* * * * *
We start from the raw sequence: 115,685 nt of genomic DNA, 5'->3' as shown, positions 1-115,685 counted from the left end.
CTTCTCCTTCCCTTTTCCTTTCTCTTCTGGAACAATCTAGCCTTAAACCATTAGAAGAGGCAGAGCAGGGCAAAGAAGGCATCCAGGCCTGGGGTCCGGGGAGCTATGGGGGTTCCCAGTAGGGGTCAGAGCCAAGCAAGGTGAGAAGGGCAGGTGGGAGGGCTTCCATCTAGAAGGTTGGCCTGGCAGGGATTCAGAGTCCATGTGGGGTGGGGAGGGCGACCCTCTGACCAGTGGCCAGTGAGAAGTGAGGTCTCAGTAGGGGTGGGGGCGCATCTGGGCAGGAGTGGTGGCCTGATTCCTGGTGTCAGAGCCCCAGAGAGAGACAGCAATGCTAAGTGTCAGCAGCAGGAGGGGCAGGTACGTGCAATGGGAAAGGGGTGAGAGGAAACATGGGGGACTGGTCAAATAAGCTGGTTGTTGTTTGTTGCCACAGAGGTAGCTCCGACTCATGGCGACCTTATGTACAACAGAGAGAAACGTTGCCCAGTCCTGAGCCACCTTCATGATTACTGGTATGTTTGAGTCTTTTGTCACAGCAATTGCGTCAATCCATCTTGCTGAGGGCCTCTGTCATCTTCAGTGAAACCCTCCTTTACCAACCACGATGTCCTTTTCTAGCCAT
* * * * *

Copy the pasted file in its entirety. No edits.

We start from the raw sequence: 115,685 nt of genomic DNA, 5'->3' as shown, positions 1-115,685 counted from the left end.
CTTCTCCTTCCCTTTTCCTTTCTCTTCTGGAACAATCTAGCCTTAAACCATTAGAAGAGGCAGAGCAGGGCAAAGAAGGCATCCAGGCCTGGGGTCCGGGGAGCTATGGGGGTTCCCAGTAGGGGTCAGAGCCAAGCAAGGTGAGAAGGGCAGGTGGGAGGGCTTCCATCTAGAAGGTTGGCCTGGCAGGGATTCAGAGTCCATGTGGGGTGGGGAGGGCGACCCTCTGACCAGTGGCCAGTGAGAAGTGAGGTCTCAGTAGGGGTGGGGGCGCATCTGGGCAGGAGTGGTGGCCTGATTCCTGGTGTCAGAGCCCCAGAGAGAGACAGCAATGCTAAGTGTCAGCAGCAGGAGGGGCAGGTACGTGCAATGGGAAAGGGGTGAGAGGAAACATGGGGGACTGGTCAAATAAGCTGGTTGTTGTTTGTTGCCACAGAGGTAGCTCCGACTCATGGCGACCTTATGTACAACAGAGAGAAACGTTGCCCAGTCCTGAGCCACCTTCATGATTACTGGTATGTTTGAGTCTTTTGTCACAGCAATTGCGTCAATCCATCTTGCTGAGGGCCTCTGTCATCTTCAGTGAAACCCTCCTTTACCAACCACGATGTCCTTTTCTAGCCAT